This would be a Good Thing. It’s something that ought to happen. It would, I think, be a big help for Saddleback, its people and its pastor. And it could be a big boost for Bread and for the hungry people it represents.
Bread for the World is an ecumenical, nonpartisan Christian lobby for the hungry. That’s all they do — speak on behalf of the hungry. That intense focus makes them far more effective at what they do than you might expect from such a lean, modest operation.
Bread isn’t what you probably imagine when you hear the word “lobbyists.” They’re not glitzy or glossy. They’re not big on schmoozing, fêteing and hobnobbing. They keep their heads down and their eyes on the ball, and whenever a bill or a budget affects the hungry, they go to work to make sure that the concerns of the hungry are not forgotten in the debate. They do their homework and they bring the data, backed up with the kind of resolve that only comes from standing up on behalf of someone else.
Bread for the World’s biggest weapon is genuine grassroots support. When they get involved, lawmakers get letters — enough letters that they have to listen and they have to respond.
Bread organizes what they call an “offering of letters” through local congregations. A bunch of people get together after church and write polite, informed, firm letters in defense of funding for WIC or for international development or for whatever the specific current issue at hand may be. Before long, their members of Congress are sitting at their desks looking at dozens of such letters, all from constituents in their districts — from Catholics, Lutherans, Methodists, Episcopalians, Baptists and members of the local Calvary Deliverance Bible Chapel. That’s effective.
In recent weeks, Bread has been fighting to defend SNAP, the Supplemental Nutrition Assistance Program, better known as food stamps.
“SNAP Helps Stuggling Families Put Food on the Table,” the Center on Budget and Policy Priorities reports, with way more supporting data than anyone could possibly require. It’s an efficient, effective program providing vital help to families that desperately need it. Most of this help goes to children and to the disabled and the elderly. Most of the rest of it goes to people who are caring for children or for the disabled and the elderly.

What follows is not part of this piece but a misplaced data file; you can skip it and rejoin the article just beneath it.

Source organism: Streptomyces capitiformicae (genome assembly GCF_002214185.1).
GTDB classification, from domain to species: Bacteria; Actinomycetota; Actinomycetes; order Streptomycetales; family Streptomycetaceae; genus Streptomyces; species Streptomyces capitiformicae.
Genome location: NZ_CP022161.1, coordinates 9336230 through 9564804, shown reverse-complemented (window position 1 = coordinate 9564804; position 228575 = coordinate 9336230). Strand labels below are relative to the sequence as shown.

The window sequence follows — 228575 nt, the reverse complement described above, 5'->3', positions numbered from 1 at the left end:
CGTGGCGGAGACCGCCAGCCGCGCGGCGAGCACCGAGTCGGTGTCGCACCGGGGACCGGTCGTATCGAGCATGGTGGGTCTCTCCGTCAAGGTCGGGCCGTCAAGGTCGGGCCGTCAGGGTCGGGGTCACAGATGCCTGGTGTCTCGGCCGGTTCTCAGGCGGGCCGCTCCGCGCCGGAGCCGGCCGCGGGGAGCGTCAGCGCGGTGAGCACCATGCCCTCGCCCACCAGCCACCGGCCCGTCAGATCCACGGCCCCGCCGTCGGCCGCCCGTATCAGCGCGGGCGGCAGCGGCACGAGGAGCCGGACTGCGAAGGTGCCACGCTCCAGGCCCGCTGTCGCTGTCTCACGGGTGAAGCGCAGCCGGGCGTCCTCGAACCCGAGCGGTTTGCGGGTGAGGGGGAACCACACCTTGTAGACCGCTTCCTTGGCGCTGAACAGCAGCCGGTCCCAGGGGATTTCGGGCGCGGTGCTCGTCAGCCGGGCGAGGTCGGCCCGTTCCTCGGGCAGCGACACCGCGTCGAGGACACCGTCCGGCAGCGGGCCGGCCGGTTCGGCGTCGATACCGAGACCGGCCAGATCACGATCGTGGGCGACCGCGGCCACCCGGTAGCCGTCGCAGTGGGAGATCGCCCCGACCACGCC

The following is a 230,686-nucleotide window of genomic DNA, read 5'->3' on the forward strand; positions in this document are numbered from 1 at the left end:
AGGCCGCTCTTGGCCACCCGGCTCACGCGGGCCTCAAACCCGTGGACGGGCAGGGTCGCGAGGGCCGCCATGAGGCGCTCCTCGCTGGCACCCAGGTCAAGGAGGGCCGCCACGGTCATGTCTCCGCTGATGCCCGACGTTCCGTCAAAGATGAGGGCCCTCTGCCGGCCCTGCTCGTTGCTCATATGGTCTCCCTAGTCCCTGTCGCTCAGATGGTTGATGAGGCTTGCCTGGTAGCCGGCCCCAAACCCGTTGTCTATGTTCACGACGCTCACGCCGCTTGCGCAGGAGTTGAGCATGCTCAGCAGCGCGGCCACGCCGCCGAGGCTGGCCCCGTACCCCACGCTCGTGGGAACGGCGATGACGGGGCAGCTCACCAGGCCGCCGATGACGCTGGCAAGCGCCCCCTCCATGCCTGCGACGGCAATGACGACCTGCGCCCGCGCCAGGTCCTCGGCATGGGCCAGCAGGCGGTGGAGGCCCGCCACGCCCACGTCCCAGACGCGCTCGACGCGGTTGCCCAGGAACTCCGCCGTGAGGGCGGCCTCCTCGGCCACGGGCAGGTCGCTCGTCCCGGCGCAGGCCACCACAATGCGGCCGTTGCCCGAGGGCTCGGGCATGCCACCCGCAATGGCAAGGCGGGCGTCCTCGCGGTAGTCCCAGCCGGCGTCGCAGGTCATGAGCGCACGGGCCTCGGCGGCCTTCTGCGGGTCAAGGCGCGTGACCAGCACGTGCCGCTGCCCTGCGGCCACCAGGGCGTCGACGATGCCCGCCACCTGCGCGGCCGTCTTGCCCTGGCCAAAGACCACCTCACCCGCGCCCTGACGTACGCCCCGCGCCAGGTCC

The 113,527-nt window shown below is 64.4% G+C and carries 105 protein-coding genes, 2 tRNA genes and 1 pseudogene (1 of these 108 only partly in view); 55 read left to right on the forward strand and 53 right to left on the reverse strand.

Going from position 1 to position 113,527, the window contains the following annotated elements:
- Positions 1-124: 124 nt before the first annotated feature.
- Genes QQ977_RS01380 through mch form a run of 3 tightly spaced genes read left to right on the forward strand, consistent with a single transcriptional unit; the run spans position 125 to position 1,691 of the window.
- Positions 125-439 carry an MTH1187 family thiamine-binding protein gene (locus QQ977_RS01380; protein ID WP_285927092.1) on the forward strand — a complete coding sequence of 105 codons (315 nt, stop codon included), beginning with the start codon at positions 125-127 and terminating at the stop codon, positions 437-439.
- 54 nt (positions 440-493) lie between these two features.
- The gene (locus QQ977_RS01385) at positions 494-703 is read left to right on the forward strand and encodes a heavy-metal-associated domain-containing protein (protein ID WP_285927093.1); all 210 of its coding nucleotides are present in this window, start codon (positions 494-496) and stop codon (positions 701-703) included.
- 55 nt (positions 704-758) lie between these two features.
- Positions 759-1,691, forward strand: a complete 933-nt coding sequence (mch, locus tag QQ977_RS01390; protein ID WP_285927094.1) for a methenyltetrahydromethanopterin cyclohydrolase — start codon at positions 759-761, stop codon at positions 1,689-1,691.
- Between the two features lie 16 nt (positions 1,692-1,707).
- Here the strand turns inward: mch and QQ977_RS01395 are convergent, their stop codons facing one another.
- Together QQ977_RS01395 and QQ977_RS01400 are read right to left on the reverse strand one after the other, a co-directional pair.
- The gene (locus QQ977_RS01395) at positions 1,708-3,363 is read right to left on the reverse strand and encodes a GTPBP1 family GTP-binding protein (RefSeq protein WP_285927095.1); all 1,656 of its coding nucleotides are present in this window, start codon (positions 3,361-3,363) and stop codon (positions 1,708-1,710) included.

Because it’s so efficient, effective and necessary, SNAP has enjoyed broad bipartisan support for most of the past 40 years. The more anyone understands the reality of the program and the reality of the people it serves, the more they tend to support it and defend it. The slurs and mythologies of its opponents just don’t stand up to the facts of the matter. Talk of “lazy welfare queens” seems repulsively ignorant once you realize the genius for home economics it takes to feed your children on the modest budget food stamps provides. Condescending talk of “dependence” just seems perverse once you realize it’s directed at children, the disabled and the elderly.
I’ve been a bit harsh lately in criticizing Rick Warren for promoting and repeating those ugly lies about the poor. (For a more patient take from someone closer to Warren theologically, see Morgan Guyton’s recent series: “Considering Rick Warren’s Economic Principles,” “‘The land is Mine,’ the importance of Leviticus 25:23” and “‘Government handouts’ that ‘create dependency.’“) It’s unlikely anything I’ve ever written to or about the man has even appeared as a blip on his radar, and in any case my evident anger and irritation with his nonsense would probably make him unlikely to listen to me.
But Rick Warren desperately needs someone to explain to him the cruelty of the ignorance he’s embracing when it comes to things like SNAP and other irreplaceable, essential assistance to the poor. He seems determined not to learn that truth. As Upton Sinclair said, “It is difficult to get a man to understand something, when his salary depends upon his not understanding it.”
Yett I think there’s a chance Warren might be receptive to learning the truth and to unlearning the lies if the message were coming to him from members of his own flock.
Imagine that one or more of the small groups at Saddleback Church were to join Bread for the World, joining their voices with those of other Christians throughout the U.S. in support of the hungry. They could share Bread’s materials with others at Saddleback, using their excellent resources to explain the simple, clear facts of the matter. And they could try to meet with their senior pastor to share those materials with him.
Would he listen? I don’t know. But it seems worth a shot.